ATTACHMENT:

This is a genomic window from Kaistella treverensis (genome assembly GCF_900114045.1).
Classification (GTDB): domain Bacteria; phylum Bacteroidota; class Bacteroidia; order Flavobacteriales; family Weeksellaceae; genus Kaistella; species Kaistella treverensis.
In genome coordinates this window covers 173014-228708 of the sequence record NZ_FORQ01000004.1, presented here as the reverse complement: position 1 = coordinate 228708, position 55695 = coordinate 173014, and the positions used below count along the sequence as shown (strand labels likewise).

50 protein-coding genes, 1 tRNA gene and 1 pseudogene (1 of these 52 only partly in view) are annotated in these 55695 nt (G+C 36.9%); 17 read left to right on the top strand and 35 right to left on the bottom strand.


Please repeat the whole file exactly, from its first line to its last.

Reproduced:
This is a genomic window from Kaistella treverensis (genome assembly GCF_900114045.1).
Classification (GTDB): domain Bacteria; phylum Bacteroidota; class Bacteroidia; order Flavobacteriales; family Weeksellaceae; genus Kaistella; species Kaistella treverensis.
In genome coordinates this window covers 173014-228708 of the sequence record NZ_FORQ01000004.1, presented here as the reverse complement: position 1 = coordinate 228708, position 55695 = coordinate 173014, and the positions used below count along the sequence as shown (strand labels likewise).

50 protein-coding genes, 1 tRNA gene and 1 pseudogene (1 of these 52 only partly in view) are annotated in these 55695 nt (G+C 36.9%); 17 read left to right on the top strand and 35 right to left on the bottom strand.